– Guns N’ Roses put on a three-hour set full of bombastic riffs and attitude, showcasing their enduring legacy and proving they are still a significant force in rock and roll.
– Frontman Axl Rose’s voice was in good shape, and Slash’s guitar solos were a standout, leaving the crowd wild with excitement.
The Saratoga Performing Arts Center was recently a witness to a spectacle that could only be described as – “Guns N’ Roses showing the kids how it’s done.” Frontman Axl Rose, notorious for his sense of time that seems to operate in a parallel universe, took the stage at exactly 7:25 PM. Perhaps he’s finally downloaded a clock app.
The three-hour set, full of bombastic riffs and attitude, was a reminder that the band is not just a group of geriatric rockers trying to make a quick buck. They proved to be a vibrant force in rock ‘n’ roll, with all the booming riffs and badass attitude that made them one of the most important acts of the past 40 years. If you were looking for a perfunctory cash grab, you should’ve gone to the bingo night down at the local pub.
The evening kicked off with “It’s So Easy,” a cheery opener that set the mood for a night of surprising, yet seamless musical blend. The way Slash and Duff McKagan put their own stylistic imprint on the GN’R track “Chinese Democracy,” a song that emerged during their 21-year hiatus from the band, was even odder. Following it with a rendition of “Slither,” the hit 2004 single from Slash and McKagan’s mid-aughts band Velvet Revolver? It was like trying to find a coherent plot in a David Lynch movie.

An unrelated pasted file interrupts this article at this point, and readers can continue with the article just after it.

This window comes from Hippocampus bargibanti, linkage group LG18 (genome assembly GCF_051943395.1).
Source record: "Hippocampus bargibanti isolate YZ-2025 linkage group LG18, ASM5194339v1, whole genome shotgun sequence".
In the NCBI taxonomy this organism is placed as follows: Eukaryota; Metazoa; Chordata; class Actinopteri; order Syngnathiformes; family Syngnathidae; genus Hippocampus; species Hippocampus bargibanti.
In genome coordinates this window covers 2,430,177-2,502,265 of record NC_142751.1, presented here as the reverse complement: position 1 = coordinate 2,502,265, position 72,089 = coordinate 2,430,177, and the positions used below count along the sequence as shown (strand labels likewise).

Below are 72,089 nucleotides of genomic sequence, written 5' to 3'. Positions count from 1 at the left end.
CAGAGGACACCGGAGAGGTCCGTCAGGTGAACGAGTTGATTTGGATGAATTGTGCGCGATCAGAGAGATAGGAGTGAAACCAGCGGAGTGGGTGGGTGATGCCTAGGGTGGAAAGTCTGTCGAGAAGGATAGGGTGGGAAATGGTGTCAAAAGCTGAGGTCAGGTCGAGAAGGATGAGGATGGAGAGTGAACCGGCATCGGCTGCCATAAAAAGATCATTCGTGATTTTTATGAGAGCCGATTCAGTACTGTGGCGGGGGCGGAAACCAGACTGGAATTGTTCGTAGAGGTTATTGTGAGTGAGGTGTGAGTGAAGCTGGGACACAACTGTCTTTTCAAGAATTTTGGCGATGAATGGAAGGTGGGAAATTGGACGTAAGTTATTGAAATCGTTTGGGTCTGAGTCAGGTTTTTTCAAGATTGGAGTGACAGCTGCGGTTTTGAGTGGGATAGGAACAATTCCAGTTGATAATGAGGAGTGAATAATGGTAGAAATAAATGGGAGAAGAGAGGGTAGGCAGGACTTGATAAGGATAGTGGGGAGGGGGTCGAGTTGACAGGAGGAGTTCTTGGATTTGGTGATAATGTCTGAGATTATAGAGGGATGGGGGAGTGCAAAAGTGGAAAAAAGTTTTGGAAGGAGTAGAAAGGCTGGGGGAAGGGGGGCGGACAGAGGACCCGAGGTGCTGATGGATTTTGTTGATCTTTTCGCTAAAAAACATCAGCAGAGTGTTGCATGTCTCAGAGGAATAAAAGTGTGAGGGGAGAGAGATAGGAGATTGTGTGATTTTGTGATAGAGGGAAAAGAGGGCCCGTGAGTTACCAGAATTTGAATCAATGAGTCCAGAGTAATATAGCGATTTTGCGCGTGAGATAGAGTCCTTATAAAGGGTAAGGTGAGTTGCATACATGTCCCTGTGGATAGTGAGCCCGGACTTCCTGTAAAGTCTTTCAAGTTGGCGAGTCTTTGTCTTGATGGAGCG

Despite his dysphonia, Rose’s voice was in good shape, belting out songs with a force that could rival a freight train. The 61-year-old frontman continued to run, dance and move across the stage with the energy of a toddler on a sugar rush. It was clear that while Axl Rose may have made nice with his bandmates, elements of his volatile nature were still in play.
Slash’s guitar solos were the star of the show, with the crowd going wild for his performances on “Sweet Child O’ Mine,” “Civil War,” and “November Rain.” Imagine the frenzied response if he’d busted out “Free Bird.” The chemistry between Slash and second guitarist Richard Fortus was as palpable as the tension in a Tarantino flick as they traded lead turns on “Knockin’ on Heaven’s Door.”
Before Guns N’ Roses took the stage, the audience was warmed up by rising hard-rock band Dirty Honey. Fronted by Niskayuna native Marc LaBelle, the band delivered a performance that felt like a lovingly crafted homage to an Aerosmith album that never was. Their set included a scorching take of “Won’t Take Me Alive,” a promising indicator of their forthcoming album. After all, who needs a heater when you’ve got those fiery riffs?
In conclusion, Guns N’ Roses’ performance at Saratoga Performing Arts Center was a testament to their enduring legacy. With a sold-out crowd roaring all night long, it’s clear that their music will continue to resonate with fans. And as for the band itself? They proved that they’re still a significant force in rock and roll, capable of delivering a performance that could blow your socks off, even if they are of the compression variety.